Friday, January 18, 2008

In the Name of the King: A Dungeon Siege Tale (2007)

Man, I don't even know where to start. I was expecting it to be bad and I wasn't disappointed. I hoped to be entertained by it's badness and I got that too. But the entertaining parts were separated by too many long, boring battle sequences, so even as an enjoyably flawed movie it's flawed.

In the Name of the King is a movie out of its time. Forget modern fantasy. This should've been made twenty-five years ago after the heyday of the Conan movies when stuff like The Sword and the Sorcerer, Deathstalker, and The Beastmaster were popular. That's the kind of quality we're talking about.

Well, maybe not that good.

Jason Statham plays a farmer named Farmer who's village is invaded by rubber-masked orc-ripoffs. When the king (played by a very sleepy Burt Reynolds) shows up after the fact with his army of about twenty guys, Farmer decides to head off on his lonesome to fight the Rubber Men rather than join the military. His brother-in-law and a friend (Ron Perlman) also decide to help him so the trio take off on a quest to find the evil sorcerer (Ray Liotta, who's apparently invented medieval hair gel and shared it with Burt and some of the other guys) who's trying to take over the world with the Rubber Men's help.

Couple'a subplots: Matthew Lillard is Burt Reynold's slimy nephew who's working with Ray Liotta under the assumption that he'll get to rule when Burt's dead. Burt's "magus" (played by Gimli) is trying to defeat Ray via sorcery, but he isn't getting very far, partly because Ray's seduced Gimli's daughter Leelee Sobieski into unwittingly helping him. Sort of. The Gimli/Leelee plot is pretty muddy and really doesn't do anything for the overall story, but now I'm analyzing on a level that the movie doesn't deserve.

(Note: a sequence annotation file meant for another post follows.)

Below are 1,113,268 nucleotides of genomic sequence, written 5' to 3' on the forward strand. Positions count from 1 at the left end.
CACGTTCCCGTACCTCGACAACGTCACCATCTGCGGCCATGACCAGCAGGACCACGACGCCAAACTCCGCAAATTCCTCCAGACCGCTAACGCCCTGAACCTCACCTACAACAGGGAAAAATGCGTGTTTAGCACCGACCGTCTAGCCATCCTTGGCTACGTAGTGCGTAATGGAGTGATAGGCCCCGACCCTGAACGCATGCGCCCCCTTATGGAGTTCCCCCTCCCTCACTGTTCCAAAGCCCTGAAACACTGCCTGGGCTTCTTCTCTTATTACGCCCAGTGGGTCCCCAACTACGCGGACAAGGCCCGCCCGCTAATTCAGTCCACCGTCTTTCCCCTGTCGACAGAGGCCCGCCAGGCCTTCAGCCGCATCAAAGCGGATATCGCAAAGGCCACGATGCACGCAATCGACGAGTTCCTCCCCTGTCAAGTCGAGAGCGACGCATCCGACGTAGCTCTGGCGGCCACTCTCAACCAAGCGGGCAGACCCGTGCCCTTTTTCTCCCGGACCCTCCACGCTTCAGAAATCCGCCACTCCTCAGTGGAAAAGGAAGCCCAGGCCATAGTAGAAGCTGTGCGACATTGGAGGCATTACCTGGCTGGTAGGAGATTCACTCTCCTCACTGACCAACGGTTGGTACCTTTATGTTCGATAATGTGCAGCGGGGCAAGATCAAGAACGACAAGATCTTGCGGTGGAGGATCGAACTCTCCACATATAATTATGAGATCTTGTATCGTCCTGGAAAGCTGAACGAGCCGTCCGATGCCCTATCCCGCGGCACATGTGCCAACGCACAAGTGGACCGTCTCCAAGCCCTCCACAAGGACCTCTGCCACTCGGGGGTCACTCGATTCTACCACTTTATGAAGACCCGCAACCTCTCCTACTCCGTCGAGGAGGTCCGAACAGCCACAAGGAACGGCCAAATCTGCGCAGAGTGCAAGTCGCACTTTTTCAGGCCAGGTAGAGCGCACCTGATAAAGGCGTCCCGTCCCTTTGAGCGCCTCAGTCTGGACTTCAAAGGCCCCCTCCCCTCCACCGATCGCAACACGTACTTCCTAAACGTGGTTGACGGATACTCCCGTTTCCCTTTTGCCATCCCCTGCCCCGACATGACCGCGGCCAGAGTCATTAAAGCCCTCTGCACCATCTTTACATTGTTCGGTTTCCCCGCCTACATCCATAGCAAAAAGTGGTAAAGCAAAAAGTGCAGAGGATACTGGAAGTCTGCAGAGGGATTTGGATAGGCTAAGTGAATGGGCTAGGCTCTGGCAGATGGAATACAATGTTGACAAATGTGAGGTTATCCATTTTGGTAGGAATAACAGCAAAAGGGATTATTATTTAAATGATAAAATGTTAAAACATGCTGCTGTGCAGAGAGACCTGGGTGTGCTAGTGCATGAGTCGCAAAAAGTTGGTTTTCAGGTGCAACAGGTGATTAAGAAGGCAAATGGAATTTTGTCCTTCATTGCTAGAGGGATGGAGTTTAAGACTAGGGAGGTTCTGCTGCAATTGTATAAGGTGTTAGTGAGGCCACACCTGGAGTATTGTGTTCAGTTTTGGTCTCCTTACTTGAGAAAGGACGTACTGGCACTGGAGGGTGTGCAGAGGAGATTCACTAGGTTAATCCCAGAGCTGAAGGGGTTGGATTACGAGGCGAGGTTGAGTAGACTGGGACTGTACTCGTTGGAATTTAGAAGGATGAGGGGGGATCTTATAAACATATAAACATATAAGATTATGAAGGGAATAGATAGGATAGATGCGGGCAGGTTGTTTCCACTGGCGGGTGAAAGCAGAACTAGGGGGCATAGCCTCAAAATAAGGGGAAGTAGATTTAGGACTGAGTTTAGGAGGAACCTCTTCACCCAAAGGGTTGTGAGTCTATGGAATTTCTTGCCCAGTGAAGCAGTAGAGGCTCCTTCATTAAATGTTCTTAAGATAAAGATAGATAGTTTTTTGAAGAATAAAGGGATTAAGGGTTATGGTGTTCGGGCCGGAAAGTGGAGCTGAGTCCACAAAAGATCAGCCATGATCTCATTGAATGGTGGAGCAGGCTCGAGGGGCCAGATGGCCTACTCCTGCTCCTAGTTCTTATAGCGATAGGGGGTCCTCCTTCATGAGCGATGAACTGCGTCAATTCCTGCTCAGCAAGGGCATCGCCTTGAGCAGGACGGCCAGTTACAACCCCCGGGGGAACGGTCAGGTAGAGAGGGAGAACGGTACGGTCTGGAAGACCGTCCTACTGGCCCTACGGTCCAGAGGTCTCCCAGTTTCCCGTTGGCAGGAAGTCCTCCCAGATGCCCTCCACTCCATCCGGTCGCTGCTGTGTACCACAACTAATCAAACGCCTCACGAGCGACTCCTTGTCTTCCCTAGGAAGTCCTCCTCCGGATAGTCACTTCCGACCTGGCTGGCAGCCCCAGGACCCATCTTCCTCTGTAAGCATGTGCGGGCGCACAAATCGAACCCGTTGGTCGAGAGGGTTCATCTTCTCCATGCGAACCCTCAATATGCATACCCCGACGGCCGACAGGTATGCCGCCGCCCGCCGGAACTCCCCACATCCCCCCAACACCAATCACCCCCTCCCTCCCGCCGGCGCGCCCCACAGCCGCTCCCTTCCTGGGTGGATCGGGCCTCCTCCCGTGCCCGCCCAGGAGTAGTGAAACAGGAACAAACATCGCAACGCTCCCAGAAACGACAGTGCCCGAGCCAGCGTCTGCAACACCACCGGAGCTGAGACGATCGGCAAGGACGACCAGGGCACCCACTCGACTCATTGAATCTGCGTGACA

Better to just remember the stupid, funny stuff like Ray Liotta's Nazgul ripoffs that he uses to channel through during battle so's he can participate while staying safe in his magic tower. What's sad though is that these tall, dark, halfway fierce-looking creatures all talk with Ray Liotta's high-pitched, not at all fierce-sounding voice. Sad, but freaking hilarious.

Another funny bit was when Farmer's family arrives at his in-laws' house. Grandma sees Farmer's kid and makes a joke about putting him in the oven. It's a stupid enough attempt at a light-hearted family moment, but the kid's reply, "I hate the oven!" is even better.

Matthew Lillard is almost good in his badness. He seems to be the only actor who realizes that hamming it up is the way to go in an Uwe Boll movie. The only other actors who are watchable are Statham (who wisely focuses on looking cool and butt-kicking) and Leelee (who takes a meaningless character and makes you like her).

Everyone else fails to create real characters out of their ridiculous dialogue ("Wisdom... is our hammer.") and cliché relationships. There's zero chemistry between Farmer and his wife (Claire Forlani) and even Ron Perlman, whom I usually love, looks silly trying to be both sage and comedy relief at the same time. There's one scene where Farmer's brother-in-law, who's been captured by the Rubber Men, is supposed to be chatting with a fellow prisoner in order to reassure her, but ends up sounding like he's hitting on her.

What else? I don't usually notice editing a lot, but it was so bad in this movie that I couldn't help it. Stuff like seeing two guys falling into a ravine with a river at the bottom; then, don't show the splash or anything, just cut to the two of them swimming. There were several moments like that.

It really only deserves one out of five Rubbermaid shields, but if you've got a sense of humor for this kind of thing: three out of five.

No comments:


Related Posts with Thumbnails